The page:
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The 20 new buses join a core fleet of more than 500 electric buses in the UK capital and mark another step towards making the bus fleet zero-emission and cleaning up London’s toxic air.
Transport for London (TfL) has announced the addition of the first ever environmentally friendly hydrogen double decker buses to its fleet.
The 20 new buses join a core fleet of more than 500 electric buses in the UK capital and mark another step towards making the bus fleet zero-emission and cleaning up London’s toxic air. TfL aims to make all London buses zero emission by 2030.
Hydrogen used in a fuel cell is free from harmful emissions. The only by-product is water from the chemical reaction of hydrogen with oxygen from air, a process that produces electricity to power the bus.
The buses will help clean up the air and improve the health of Londoners by reducing the level of harmful nitrogen oxide in the air. TfL reports that passengers will benefit from smoother, quieter journeys due to fewer vibrations and will be able to take advantage of free-to-use USB charging points.
The new hydrogen fuel cell double decker buses are first being introduced on route 7 between East Acton and Oxford Circus.
“We have made real progress in London to clean up our air, but we still have a long way to go because toxic air pollution in our city is still leading to thousands of premature deaths every year and is stunting the growth of children’s lungs,” said Sadiq Khan, mayor of London.
“As part of our world-leading ongoing efforts, I’m proud to announce England’s first hydrogen double decker buses, which don’t produce any harmful emissions, will now be put into service.”
A new, state of the art fuelling station completed by Danish engineering firm Nel Hydrogen will top up each hydrogen fuel cell bus just once per day in as little as five minutes.
“I’m proud to announce England’s first hydrogen double decker buses, which don’t produce any harmful emissions, will now be put into service”
The mayor’s green transport investment is also helping to support jobs across the UK. The buses were manufactured by Wrightbus in Northern Ireland, helping to create new jobs, and the gas cylinders are manufactured by Luxfer in Nottingham.
The hydrogen for the buses is currently being produced at Air Liquide’s plant in Runcorn, harnessing waste hydrogen as a by-product from an industrial chlor-alkali plant. Oxford-based Ryze Hydrogen is responsible for transporting the fuel to the fuelling station. According to TfL, from 2023, the hydrogen will be even greener as it will be produced by electrolysis powered by a direct connection to an offshore windfarm.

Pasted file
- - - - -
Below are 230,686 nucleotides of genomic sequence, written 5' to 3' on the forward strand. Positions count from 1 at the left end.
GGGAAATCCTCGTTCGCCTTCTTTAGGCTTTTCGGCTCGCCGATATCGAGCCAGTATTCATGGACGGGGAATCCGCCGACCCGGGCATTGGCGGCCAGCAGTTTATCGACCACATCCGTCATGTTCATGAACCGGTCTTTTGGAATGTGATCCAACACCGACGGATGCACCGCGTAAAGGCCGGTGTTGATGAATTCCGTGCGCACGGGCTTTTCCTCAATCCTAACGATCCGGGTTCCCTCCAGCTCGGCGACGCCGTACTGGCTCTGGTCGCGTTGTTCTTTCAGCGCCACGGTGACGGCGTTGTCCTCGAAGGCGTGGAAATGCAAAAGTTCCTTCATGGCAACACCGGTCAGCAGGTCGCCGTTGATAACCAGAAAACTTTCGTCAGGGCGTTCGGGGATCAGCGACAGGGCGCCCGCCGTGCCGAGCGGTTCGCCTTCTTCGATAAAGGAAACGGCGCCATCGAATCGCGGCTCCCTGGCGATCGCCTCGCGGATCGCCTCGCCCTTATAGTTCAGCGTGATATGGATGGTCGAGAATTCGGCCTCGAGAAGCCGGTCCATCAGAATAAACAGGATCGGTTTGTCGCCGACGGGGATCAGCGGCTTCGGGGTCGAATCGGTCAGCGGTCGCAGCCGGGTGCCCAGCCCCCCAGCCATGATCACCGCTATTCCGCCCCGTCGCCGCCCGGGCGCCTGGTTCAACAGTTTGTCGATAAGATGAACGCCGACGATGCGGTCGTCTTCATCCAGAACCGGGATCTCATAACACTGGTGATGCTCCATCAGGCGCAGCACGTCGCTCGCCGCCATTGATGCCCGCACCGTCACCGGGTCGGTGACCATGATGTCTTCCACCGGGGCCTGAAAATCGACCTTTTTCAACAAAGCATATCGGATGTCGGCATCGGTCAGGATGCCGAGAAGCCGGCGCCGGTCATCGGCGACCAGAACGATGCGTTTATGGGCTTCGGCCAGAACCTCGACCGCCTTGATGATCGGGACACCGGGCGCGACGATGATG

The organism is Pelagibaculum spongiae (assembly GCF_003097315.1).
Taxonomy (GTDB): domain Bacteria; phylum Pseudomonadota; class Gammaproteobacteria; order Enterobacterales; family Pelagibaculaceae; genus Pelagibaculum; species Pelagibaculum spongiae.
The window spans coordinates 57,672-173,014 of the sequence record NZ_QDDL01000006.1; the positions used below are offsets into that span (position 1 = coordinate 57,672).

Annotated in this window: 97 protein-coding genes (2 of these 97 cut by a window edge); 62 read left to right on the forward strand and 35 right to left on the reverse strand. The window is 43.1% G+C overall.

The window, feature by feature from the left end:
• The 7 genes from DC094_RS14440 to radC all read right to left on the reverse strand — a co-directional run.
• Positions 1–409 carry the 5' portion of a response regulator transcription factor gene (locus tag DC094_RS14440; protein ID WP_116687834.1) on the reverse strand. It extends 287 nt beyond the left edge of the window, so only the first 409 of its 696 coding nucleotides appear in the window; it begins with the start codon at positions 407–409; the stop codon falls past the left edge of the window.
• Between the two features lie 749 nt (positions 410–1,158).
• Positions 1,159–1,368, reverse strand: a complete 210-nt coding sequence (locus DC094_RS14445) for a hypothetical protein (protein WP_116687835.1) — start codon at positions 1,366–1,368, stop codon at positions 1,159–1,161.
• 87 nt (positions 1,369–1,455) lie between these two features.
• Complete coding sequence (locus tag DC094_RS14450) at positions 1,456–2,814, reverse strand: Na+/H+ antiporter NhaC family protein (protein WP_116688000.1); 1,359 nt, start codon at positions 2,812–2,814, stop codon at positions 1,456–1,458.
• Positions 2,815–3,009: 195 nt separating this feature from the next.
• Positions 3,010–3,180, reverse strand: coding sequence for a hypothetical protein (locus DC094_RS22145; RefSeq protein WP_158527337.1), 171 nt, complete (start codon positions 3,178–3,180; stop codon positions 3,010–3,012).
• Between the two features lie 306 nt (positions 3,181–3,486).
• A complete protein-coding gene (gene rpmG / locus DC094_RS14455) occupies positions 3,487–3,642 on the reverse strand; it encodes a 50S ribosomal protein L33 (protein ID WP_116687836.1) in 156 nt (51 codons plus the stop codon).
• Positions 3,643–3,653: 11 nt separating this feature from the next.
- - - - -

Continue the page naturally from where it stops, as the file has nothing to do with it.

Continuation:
TfL said it has paved the way for cheaper hydrogen buses across the rest of the UK, having led the UK procurement within the Joint Initiative for Hydrogen Vehicles across Europe (Jive), to buy in bulk with other UK authorities.
In total, the Jive project seeks to deploy 139 new zero-emission fuel cell buses and associated refuelling infrastructure across five European countries and has received funding from the Fuel Cells and Hydrogen Joint Undertaking, a public private partnership supporting research and development of these technologies in Europe.
In addition to around £6m of funding from TfL, more than £5m of funding has been provided by European bodies – by the Fuel Cells and Hydrogen Joint Undertaking, and the Innovation and Networks Executive Agency (INEA), an executive agency of the European Commission – as well as £1m from the Office of Zero Emission Vehicles.
“Introducing these hydrogen double decker buses to our fleet, alongside electric buses, diversifies our green bus portfolio and helps us use the right technology for the varying operational requirements of our vast network”
With sustained financial support from the Government, TfL could look to accelerate its plans for a zero-emission bus fleet from 2037 to 2030 in order to reduce carbon emissions and address the public health emergency caused by dirty air.
“London may have one of the cleanest bus fleets in Europe, but we need to continue to act now to tackle climate change and the city’s toxic air quality,” added Geoff Hobbs, interim director of buses, Transport for London.
“Introducing these hydrogen double decker buses to our fleet, alongside electric buses, diversifies our green bus portfolio and helps us use the right technology for the varying operational requirements of our vast network. This will help Londoners breathe cleaner air.”
As part of TfL’s wider work to make buses greener, by January 2021 all buses in its core fleet had been brought up to strict Euro VI emissions standards following a retrofitting programme. Since 2017, TfL claims it has worked to phase out polluting diesel buses and to retrofit older buses with cleaner engines.
Now completed, this will see harmful NOx emissions from buses fall by an average of 90 per cent. TfL has a total fleet size of around 9,000 buses.
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